Things aren’t looking good for small business in Main Street America.
Despite recent trends that show entrepreneurs – in sheer defiance of the slow economic recovery and tangled regulatory burdens – are remaining optimistic and still pushing to start new small businesses, the statistics present a far more troubling and unwelcoming reality.
Simply put, the hurtles to entry are too imposing for entrepreneurs these days.
A recent Washington Post report reveals that Americans in small towns and rural communities are “dramatically less likely to start new businesses than they have been in the past.” Calling it “an unprecedented trend that jeopardizes the economic future of vast swaths of the country,” the report details how the supposed recovery from the Great Recession has apparently not been felt by the majority of Americans.
Where it has been felt has been limited to a few small geographic pockets – Silicon Valley, New York City and parts of Texas – while a new analysis from the Census Bureau shows that the rest of the nation may as well still be in a recession, at least when it comes to small enterprise.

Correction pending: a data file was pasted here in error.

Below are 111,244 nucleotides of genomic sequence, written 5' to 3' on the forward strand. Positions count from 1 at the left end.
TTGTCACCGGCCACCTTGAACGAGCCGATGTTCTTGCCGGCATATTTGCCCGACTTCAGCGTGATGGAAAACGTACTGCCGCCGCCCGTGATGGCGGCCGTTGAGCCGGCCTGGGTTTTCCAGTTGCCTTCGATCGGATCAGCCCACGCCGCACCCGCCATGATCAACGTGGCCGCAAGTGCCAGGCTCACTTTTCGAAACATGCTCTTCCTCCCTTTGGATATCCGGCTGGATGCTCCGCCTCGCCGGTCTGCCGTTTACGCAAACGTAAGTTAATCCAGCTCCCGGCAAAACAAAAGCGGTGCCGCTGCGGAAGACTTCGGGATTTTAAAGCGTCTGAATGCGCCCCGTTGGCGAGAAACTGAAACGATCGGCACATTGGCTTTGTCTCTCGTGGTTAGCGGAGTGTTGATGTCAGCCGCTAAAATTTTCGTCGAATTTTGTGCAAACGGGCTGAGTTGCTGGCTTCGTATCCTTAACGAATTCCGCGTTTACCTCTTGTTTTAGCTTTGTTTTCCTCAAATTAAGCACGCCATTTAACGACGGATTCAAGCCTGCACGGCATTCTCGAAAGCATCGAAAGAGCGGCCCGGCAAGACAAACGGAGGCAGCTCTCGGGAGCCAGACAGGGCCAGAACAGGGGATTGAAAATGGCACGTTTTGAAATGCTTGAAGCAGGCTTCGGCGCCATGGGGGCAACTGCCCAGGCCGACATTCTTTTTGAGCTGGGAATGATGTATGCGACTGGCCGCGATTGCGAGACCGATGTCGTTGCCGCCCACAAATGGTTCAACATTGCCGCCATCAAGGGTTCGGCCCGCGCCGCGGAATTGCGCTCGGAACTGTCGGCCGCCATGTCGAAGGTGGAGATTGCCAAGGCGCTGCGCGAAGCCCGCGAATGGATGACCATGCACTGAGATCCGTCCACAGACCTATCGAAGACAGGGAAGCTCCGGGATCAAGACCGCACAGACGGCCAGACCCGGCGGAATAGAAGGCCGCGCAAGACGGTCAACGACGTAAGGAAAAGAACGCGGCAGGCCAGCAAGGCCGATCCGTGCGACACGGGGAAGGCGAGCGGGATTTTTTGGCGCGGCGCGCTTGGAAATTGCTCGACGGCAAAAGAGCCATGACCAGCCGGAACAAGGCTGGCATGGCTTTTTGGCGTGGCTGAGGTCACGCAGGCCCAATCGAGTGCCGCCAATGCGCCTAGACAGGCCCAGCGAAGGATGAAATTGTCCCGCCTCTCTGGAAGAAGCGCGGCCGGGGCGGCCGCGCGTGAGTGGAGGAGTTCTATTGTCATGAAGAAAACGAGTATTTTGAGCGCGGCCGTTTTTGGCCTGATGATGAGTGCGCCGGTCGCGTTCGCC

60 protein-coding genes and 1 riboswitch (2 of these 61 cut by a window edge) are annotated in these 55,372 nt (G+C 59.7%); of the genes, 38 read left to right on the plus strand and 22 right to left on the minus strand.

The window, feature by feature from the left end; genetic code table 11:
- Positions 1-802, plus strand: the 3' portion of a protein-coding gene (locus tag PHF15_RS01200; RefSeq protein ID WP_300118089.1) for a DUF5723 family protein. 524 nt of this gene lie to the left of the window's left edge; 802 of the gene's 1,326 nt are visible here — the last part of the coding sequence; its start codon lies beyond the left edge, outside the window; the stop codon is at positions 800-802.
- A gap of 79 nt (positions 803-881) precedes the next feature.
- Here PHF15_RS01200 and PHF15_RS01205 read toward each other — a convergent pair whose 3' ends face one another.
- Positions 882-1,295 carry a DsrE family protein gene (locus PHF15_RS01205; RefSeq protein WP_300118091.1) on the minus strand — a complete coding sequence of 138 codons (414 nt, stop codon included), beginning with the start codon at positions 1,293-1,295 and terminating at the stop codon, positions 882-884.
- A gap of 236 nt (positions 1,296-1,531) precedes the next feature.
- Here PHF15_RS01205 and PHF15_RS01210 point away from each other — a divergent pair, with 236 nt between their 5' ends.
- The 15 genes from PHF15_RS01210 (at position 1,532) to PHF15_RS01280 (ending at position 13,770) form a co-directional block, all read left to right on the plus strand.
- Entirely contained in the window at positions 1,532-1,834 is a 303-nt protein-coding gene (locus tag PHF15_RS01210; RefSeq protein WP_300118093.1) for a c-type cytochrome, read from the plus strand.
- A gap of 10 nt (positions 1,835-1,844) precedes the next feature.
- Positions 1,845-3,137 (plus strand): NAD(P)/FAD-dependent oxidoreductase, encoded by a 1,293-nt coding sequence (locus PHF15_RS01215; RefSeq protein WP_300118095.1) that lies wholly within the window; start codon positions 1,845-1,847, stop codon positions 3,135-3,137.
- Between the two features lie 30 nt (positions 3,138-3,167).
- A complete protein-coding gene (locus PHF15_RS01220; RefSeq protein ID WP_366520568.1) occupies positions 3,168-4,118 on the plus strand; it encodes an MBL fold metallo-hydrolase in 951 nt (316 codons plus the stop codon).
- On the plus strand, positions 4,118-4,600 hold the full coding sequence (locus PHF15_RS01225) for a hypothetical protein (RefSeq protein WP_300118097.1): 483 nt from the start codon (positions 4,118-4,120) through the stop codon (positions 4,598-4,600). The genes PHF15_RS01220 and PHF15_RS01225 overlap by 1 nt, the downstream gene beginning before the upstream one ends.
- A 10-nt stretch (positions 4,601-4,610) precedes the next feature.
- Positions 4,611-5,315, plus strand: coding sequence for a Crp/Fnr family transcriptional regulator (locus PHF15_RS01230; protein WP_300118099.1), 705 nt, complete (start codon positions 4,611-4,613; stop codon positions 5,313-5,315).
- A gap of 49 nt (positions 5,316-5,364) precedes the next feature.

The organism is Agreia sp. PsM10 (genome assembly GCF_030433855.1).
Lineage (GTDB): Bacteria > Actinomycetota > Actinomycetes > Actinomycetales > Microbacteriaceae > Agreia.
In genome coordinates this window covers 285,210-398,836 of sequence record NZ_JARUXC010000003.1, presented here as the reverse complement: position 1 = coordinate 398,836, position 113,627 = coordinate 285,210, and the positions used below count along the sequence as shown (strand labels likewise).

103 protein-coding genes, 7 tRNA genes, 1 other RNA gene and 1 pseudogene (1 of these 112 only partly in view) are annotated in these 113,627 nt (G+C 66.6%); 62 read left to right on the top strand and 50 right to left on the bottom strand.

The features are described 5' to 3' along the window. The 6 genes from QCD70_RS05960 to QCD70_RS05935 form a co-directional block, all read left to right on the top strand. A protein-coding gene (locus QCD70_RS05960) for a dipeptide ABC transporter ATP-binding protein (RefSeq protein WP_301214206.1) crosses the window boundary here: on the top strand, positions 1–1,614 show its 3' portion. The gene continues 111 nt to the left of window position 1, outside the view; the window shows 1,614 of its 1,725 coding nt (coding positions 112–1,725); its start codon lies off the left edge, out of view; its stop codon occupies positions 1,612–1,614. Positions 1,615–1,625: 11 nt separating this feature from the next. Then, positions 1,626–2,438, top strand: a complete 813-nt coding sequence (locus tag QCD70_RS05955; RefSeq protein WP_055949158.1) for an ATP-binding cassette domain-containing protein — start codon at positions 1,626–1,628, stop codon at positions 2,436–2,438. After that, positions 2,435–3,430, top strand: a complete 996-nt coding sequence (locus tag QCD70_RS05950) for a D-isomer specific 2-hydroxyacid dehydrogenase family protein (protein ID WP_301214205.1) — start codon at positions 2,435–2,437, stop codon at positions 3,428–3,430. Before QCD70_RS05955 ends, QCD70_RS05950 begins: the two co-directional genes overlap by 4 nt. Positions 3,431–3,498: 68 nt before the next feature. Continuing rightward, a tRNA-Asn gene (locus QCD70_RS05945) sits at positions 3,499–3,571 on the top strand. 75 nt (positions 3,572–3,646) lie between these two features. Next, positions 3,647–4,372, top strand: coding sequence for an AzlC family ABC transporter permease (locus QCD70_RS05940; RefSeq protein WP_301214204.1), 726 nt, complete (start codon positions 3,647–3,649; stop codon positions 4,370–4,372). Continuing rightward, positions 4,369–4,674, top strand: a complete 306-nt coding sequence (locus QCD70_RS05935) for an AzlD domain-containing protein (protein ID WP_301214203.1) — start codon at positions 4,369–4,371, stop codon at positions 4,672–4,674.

This is especially troubling, because the supposed recovery touted by Obama has not been a nation-wide recovery. The reality is that more than half of this economic recovery has been driven by just 20 counties, this in a nation of more than 3,000 counties. In other words, a few successful outliers are skewing the numbers, giving the Obama administration a misleading talking point to throw about while Americans continue to face the hardships of economic stagnation.
“The data suggest highly populated areas are not adding start-ups faster now than they did in the past; they appear simply to be treading water,” the report notes. “But rural areas have seen their business formation fall off a cliff.”
What’s worse, other experts “warn that the trends could be self-perpetuating and endanger the very life of rural economies in the years to come.”
“It’s going to get much much worse,” said John Lettieri, a former Republican Congressional aide who is a co-founder of the Economic Innovation Group, speaking to the Washington Post. “As bleak as these numbers are now, these may be the good years.”
If these are the good years, it’s hard to imagine what the bad years will look like.
Head over to the Washington Post to read the full damning report.